Some acts simply have the gift for atmosphere. However you sound, however many effects and affects you can bring to a stage; if you can mix it all together just so, there is little distinction to draw between a bar and an arena. With skill, either can become a hallowed hall. Tribulation have all that skill and more besides, washing Wembley in sickly green mist and hypnotising the lucky few able to get through the turnstiles quick enough to witness them. Tribulation have a grace about them – especially their guitarist Jonathan Hulten, a man of frankly electrifying flexibility – a carved-from-marble quality in their goth-rock melodies and black metal howls that should never blend so well, but on so many songs - ‘Strange Gateways Beckon’, ‘Melancholia’, ‘Nightbound’, ‘The Motherhood of God’ - do exactly that. For many here, they’ll be surely unforgettable.
Sadly an atmosphere indelicately handled can pass away in seconds. The one floating around inside Wembley Arena certainly dissipates when All Them Witches take the stage, and when they take their leave after a rather overgenerous fifty minute set, you find yourself wondering; who put these guys on before Ghost? Who cleared away Tribulation’s coloured lighting and smoking risers, and left a bare stage to be occupied by a trio with unquestionable talent but whose charisma never showed up? All Them Witches and their slow, punishing doom rock are a damn good opening act, and ‘When God Comes Back’ and ‘Funeral for a Great Drunken Bird’ are real crushers, never let it be said otherwise. But as a show, they are so very ordinary. Tribulation said barely a word, All Them Witches seem constantly lost for them. The former act owned the night.
Until Ghost take the stage, that is. While this writer must confess that, ultimately, Tribulation stole the show, Ghost are headlining Wembley Arena for a bloody good reason. There are no bands like Ghost, no bands so playful with their own ludicrous concept and certainly none quite so good at selling it onstage, with songs that far outstrip any mere tunes the Catholic Church can produce (what piece of art from Rome has ever captured the Fall of the Morningstar quite like ‘From the Pinnacle to the Pit’?). When all of this is unleashed on the Wembley stage, the result is a deafening catechism of a live show, as daft in its earnest as it is utterly wonderful. Ghouls engage in guitar duels, Cardinal Copia goes through three or four costume changes – each tighter than the last - and the blazing keyboard solo on the incomparable ‘Mummy Dust’ nearly burns the place down. The ‘Satanic Big Band’ component – with the group bulked out since the release of ‘Prequelle’ with an additional Ghouls on guitar and keyboard – is an excellent expansion, strengthening older, less developed songs like ‘Satan Prayer’ and ‘Year Zero’ and making the likes of ‘Rats’ and ‘Square Hammer’ sound utterly unstoppable. By the time ‘Danse Macabre’ closes us out in a devilish rainbow of light, Ghost have transformed Wembley Arena into their Devil Church, and every last one of us is a convert.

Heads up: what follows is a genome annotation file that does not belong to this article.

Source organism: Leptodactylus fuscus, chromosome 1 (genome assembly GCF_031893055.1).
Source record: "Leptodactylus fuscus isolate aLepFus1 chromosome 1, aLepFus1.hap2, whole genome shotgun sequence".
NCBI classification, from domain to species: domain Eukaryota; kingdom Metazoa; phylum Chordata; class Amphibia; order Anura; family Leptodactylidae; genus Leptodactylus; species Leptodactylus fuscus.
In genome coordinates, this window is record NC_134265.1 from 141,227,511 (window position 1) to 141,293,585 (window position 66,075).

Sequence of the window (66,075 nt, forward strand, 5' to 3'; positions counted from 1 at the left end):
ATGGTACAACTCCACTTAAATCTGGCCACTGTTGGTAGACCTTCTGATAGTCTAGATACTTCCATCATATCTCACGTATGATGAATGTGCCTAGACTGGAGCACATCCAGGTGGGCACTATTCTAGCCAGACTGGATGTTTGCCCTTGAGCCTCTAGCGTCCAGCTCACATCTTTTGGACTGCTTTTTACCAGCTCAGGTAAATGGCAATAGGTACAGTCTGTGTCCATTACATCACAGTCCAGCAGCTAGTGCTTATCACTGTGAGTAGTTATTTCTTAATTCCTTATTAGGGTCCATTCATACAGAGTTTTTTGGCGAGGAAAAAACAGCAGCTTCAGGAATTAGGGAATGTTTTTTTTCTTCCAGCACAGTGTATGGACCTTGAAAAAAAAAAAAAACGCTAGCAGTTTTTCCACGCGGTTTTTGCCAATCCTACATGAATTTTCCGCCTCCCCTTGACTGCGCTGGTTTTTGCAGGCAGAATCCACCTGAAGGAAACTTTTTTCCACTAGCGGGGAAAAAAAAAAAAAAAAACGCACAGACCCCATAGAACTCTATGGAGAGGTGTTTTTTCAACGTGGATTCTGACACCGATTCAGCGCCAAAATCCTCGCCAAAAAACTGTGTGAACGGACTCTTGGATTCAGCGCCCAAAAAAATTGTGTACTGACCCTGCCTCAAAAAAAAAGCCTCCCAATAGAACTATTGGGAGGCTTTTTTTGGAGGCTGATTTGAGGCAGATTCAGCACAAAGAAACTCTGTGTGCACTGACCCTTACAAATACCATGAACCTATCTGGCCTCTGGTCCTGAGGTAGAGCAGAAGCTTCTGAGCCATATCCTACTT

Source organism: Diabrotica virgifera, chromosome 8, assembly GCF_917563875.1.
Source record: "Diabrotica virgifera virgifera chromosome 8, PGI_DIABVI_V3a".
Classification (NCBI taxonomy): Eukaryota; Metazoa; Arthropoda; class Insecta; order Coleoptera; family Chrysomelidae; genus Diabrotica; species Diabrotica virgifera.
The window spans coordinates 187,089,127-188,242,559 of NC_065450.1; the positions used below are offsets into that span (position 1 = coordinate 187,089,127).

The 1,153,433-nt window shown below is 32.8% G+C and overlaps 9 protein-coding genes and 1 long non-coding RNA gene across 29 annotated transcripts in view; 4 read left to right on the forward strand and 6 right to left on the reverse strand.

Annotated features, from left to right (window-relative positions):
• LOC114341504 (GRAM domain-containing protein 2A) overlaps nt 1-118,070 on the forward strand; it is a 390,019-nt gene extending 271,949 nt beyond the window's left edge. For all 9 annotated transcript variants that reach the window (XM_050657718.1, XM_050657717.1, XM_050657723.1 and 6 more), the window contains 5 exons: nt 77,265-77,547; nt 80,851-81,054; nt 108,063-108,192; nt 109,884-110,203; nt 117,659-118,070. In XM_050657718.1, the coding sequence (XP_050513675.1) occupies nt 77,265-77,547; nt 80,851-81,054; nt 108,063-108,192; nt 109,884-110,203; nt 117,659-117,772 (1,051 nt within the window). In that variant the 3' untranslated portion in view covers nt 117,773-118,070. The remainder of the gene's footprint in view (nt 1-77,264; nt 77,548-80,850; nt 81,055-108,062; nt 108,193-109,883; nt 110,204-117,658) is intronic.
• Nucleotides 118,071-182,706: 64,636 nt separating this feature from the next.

‘Prequelle’ is out now on Loma Vista